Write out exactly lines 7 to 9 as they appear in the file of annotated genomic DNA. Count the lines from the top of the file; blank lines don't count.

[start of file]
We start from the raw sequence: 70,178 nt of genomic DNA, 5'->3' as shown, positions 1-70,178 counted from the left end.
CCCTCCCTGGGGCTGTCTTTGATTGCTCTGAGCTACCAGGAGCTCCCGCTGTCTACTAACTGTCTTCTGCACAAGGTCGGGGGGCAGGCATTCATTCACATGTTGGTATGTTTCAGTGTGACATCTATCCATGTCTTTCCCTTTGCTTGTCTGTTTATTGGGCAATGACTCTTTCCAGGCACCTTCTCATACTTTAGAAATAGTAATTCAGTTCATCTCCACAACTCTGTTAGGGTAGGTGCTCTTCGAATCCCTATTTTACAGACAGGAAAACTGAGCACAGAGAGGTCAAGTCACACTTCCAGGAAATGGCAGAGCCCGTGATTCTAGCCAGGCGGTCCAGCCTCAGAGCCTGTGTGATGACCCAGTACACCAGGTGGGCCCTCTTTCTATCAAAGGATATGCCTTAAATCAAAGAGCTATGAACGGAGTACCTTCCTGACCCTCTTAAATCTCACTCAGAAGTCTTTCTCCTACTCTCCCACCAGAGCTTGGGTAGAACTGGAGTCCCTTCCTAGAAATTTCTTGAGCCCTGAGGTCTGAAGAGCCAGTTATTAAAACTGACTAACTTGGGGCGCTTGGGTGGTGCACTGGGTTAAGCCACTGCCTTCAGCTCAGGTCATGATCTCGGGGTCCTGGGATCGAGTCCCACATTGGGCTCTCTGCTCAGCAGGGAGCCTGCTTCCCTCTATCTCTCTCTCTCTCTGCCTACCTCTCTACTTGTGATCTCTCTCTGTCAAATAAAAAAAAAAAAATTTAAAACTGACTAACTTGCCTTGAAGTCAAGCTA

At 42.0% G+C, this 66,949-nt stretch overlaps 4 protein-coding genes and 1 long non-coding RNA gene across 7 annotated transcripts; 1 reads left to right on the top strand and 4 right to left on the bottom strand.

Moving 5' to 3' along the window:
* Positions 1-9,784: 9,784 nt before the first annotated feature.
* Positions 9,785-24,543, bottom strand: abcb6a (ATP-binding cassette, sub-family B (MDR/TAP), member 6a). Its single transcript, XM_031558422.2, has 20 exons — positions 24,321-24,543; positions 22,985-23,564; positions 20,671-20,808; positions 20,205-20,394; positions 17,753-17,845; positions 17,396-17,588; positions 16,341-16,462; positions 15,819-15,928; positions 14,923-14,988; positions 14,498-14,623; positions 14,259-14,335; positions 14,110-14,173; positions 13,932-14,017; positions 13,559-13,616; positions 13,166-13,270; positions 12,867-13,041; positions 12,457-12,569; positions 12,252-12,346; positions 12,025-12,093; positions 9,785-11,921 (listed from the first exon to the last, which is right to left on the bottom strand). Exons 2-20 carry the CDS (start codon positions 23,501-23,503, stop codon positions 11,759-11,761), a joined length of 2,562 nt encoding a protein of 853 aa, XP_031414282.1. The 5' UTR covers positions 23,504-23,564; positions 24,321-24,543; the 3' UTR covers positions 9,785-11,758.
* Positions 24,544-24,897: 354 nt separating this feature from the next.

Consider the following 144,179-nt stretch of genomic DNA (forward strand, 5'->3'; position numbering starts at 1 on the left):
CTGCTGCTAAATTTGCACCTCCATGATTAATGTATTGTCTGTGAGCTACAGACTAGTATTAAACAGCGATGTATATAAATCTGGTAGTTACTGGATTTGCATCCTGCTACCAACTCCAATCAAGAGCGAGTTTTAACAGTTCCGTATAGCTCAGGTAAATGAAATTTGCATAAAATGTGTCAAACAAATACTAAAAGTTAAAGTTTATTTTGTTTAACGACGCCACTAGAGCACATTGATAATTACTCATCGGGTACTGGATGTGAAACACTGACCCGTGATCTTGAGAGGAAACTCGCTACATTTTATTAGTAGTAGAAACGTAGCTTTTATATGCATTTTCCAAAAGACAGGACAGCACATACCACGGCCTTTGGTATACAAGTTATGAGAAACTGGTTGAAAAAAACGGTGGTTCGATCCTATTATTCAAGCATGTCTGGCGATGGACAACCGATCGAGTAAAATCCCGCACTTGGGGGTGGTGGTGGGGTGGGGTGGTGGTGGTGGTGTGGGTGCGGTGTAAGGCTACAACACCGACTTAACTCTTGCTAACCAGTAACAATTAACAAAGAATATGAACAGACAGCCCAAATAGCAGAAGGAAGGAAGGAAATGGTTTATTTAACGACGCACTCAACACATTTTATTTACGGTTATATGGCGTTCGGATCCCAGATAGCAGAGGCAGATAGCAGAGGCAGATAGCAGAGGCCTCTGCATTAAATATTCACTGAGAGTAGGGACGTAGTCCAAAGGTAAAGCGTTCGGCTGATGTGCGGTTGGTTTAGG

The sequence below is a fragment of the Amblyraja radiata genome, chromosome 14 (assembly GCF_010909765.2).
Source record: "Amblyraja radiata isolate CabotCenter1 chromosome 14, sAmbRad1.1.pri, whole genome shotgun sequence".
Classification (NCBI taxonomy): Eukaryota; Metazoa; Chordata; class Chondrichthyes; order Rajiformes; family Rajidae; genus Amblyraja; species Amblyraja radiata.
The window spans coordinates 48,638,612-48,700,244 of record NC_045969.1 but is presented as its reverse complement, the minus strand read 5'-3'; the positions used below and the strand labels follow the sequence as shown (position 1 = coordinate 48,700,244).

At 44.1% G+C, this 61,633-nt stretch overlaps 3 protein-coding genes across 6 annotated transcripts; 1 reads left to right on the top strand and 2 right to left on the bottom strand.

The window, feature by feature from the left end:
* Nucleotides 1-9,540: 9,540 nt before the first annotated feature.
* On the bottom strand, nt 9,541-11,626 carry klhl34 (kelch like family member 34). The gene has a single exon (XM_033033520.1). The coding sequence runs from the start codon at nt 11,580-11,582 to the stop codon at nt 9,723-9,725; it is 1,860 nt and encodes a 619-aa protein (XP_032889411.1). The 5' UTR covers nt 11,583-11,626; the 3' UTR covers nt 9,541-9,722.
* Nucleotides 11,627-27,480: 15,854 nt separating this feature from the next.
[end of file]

* Positions 24,544-24,897: 354 nt separating this feature from the next.

Consider the following 144,179-nt stretch of genomic DNA (forward strand, 5'->3'; position numbering starts at 1 on the left):
CTGCTGCTAAATTTGCACCTCCATGATTAATGTATTGTCTGTGAGCTACAGACTAGTATTAAACAGCGATGTATATAAATCTGGTAGTTACTGGATTTGCATCCTGCTACCAACTCCAATCAAGAGCGAGTTTTAACAGTTCCGTATAGCTCAGGTAAATGAAATTTGCATAAAATGTGTCAAACAAATACTAAAAGTTAAAGTTTATTTTGTTTAACGACGCCACTAGAGCACATTGATAATTACTCATCGGGTACTGGATGTGAAACACTGACCCGTGATCTTGAGAGGAAACTCGCTACATTTTATTAGTAGTAGAAACGTAGCTTTTATATGCATTTTCCAAAAGACAGGACAGCACATACCACGGCCTTTGGTATACAAGTTATGAGAAACTGGTTGAAAAAAACGGTGGTTCGATCCTATTATTCAAGCATGTCTGGCGATGGACAACCGATCGAGTAAAATCCCGCACTTGGGGGTGGTGGTGGGGTGGGGTGGTGGTGGTGGTGTGGGTGCGGTGTAAGGCTACAACACCGACTTAACTCTTGCTAACCAGTAACAATTAACAAAGAATATGAACAGACAGCCCAAATAGCAGAAGGAAGGAAGGAAATGGTTTATTTAACGACGCACTCAACACATTTTATTTACGGTTATATGGCGTTCGGATCCCAGATAGCAGAGGCAGATAGCAGAGGCAGATAGCAGAGGCCTCTGCATTAAATATTCACTGAGAGTAGGGACGTAGTCCAAAGGTAAAGCGTTCGGCTGATGTGCGGTTGGTTTAGG